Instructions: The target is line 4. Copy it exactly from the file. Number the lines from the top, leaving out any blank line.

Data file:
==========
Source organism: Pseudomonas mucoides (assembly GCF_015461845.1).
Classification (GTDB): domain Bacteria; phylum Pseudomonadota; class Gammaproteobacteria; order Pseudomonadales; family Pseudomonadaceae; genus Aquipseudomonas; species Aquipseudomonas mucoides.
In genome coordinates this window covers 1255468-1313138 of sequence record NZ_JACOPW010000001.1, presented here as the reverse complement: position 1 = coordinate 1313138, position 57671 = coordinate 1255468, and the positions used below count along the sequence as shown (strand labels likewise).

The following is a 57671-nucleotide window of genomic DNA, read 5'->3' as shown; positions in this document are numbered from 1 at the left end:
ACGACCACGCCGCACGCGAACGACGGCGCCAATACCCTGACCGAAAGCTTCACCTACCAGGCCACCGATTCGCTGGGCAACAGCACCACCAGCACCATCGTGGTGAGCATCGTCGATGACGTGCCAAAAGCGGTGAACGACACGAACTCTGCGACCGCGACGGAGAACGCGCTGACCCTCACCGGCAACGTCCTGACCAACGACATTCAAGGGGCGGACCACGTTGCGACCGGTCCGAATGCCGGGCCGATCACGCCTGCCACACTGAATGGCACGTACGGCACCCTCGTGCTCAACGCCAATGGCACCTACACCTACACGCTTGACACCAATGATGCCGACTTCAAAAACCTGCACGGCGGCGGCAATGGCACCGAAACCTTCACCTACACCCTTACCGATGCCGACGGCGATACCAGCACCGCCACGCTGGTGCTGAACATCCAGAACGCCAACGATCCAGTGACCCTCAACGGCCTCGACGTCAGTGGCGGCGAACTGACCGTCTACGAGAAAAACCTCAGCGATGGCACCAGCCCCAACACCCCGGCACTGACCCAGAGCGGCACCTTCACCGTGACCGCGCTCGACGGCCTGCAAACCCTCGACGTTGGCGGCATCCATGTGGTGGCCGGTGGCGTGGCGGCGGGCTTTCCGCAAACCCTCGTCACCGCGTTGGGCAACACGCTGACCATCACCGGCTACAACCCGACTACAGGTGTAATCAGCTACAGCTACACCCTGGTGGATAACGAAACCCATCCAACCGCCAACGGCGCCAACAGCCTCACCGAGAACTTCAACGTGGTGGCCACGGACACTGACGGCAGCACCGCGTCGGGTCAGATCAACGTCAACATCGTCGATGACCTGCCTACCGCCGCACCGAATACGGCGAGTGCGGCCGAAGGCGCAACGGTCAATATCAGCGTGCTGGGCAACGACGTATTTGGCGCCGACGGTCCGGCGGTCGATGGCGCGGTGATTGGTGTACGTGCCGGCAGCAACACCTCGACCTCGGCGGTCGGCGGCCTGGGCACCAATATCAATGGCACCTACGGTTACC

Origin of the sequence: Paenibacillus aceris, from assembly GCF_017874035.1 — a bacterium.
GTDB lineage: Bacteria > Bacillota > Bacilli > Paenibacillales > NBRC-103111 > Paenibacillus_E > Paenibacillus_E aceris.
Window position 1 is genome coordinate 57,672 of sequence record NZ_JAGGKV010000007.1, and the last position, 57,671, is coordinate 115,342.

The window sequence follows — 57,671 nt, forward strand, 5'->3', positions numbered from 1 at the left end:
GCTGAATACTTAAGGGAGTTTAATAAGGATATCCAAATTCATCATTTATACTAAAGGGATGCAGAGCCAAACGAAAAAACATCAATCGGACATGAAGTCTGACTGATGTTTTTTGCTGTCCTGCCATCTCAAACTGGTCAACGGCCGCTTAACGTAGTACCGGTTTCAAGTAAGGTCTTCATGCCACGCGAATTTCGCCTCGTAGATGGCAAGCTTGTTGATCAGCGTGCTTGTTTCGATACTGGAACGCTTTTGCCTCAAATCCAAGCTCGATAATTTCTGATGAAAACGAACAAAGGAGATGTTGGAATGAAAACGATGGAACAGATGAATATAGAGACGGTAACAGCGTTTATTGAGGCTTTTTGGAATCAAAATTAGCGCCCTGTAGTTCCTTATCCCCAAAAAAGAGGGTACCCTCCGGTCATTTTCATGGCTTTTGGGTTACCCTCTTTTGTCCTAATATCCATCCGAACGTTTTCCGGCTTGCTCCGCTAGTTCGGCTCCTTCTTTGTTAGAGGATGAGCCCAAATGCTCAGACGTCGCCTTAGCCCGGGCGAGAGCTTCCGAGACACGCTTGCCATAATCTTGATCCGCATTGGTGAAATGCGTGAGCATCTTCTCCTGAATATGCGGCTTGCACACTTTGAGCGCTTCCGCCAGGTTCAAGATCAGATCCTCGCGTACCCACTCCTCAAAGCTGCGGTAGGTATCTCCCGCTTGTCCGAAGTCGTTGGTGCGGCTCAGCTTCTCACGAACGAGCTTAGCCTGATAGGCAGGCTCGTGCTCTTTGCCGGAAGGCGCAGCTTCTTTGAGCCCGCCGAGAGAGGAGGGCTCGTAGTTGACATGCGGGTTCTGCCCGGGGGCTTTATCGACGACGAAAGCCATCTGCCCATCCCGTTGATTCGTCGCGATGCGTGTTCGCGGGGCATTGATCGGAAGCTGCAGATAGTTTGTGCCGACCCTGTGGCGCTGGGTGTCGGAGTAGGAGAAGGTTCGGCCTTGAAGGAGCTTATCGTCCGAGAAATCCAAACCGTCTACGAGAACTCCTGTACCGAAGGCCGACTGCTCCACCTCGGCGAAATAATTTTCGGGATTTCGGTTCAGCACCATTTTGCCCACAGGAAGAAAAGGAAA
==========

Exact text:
The following is a 57671-nucleotide window of genomic DNA, read 5'->3' as shown; positions in this document are numbered from 1 at the left end: